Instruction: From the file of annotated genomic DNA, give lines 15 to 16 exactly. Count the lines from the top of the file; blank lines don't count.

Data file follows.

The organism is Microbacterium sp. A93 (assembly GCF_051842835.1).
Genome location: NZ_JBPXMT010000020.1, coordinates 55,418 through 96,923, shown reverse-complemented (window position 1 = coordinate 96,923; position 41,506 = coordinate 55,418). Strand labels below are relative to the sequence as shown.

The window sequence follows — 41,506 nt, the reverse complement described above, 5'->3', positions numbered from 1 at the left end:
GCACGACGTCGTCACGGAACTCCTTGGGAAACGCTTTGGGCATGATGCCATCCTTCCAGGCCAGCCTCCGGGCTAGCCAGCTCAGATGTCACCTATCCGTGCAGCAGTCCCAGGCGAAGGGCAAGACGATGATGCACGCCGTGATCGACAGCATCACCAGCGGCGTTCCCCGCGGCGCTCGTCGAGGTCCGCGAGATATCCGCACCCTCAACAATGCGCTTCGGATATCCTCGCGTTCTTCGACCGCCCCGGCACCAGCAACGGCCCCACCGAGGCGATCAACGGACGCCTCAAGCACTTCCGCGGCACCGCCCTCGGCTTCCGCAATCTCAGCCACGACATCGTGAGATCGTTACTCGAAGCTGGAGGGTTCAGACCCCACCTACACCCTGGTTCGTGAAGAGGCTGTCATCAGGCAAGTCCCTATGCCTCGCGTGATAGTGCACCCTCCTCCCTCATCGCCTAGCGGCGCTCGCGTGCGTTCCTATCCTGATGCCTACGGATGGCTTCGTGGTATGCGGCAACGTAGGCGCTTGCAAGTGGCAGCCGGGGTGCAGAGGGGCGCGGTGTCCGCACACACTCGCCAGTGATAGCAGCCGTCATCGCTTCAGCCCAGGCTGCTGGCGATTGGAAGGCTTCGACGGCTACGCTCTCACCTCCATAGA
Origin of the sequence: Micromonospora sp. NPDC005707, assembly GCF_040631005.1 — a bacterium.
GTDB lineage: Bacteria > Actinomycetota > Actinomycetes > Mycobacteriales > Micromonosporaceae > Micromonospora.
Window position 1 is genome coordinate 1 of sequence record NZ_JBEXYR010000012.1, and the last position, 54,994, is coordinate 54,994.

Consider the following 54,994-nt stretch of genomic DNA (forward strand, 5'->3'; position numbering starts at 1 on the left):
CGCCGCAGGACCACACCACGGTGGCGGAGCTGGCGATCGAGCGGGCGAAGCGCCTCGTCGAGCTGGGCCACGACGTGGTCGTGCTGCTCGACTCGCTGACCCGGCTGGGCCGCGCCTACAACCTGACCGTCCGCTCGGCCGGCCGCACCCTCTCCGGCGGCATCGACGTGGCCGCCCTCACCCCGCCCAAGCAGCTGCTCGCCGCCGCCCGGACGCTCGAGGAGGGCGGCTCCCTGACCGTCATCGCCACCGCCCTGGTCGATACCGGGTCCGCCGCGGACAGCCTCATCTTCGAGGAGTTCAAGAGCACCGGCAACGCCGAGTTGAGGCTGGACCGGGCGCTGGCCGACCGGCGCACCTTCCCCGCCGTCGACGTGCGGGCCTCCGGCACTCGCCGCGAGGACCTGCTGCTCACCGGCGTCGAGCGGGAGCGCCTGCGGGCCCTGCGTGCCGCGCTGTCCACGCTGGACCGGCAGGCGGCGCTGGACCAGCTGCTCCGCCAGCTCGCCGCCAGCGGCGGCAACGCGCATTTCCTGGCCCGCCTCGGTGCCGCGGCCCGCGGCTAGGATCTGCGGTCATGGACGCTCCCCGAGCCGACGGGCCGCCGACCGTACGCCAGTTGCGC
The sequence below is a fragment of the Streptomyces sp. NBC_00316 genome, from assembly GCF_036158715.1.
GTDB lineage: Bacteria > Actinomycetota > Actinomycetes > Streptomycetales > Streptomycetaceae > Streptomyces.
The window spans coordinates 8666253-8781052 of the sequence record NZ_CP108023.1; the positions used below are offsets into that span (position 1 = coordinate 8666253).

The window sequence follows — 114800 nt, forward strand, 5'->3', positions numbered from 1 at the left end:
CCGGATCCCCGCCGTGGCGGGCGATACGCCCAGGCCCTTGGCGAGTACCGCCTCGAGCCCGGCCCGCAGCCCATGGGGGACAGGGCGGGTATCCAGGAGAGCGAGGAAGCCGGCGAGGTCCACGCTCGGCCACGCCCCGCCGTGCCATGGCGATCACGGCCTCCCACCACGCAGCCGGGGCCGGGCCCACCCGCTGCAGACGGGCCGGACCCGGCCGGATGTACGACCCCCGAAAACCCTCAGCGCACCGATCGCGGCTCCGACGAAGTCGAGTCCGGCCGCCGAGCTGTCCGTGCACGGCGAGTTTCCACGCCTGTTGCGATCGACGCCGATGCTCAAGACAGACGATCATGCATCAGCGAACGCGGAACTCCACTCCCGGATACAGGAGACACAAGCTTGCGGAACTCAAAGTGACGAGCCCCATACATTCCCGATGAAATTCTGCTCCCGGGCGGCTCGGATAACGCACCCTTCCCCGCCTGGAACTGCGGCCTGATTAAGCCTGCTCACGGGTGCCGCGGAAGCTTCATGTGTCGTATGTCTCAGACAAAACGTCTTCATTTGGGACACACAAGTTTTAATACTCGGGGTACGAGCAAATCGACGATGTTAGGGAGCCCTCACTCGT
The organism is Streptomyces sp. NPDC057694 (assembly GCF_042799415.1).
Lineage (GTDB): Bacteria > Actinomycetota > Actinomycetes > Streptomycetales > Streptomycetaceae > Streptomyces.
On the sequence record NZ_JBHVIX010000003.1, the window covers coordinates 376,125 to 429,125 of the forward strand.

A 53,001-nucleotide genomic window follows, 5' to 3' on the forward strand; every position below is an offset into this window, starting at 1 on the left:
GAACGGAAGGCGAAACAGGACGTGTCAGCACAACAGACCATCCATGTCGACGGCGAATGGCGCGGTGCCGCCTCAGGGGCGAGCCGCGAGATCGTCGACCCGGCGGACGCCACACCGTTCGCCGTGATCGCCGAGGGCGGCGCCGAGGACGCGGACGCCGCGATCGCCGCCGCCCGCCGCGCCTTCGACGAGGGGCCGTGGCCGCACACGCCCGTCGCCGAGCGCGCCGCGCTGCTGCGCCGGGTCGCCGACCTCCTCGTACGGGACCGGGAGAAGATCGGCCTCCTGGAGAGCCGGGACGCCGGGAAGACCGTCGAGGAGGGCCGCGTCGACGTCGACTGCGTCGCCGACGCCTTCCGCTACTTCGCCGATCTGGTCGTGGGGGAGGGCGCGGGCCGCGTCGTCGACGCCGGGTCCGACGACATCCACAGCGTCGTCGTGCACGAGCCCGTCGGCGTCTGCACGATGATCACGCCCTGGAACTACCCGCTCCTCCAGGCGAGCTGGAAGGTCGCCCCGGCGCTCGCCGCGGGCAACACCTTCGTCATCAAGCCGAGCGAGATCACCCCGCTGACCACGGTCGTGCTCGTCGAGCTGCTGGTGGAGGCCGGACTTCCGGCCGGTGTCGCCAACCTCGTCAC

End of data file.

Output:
The organism is Streptomyces sp. NPDC057694 (assembly GCF_042799415.1).
Lineage (GTDB): Bacteria > Actinomycetota > Actinomycetes > Streptomycetales > Streptomycetaceae > Streptomyces.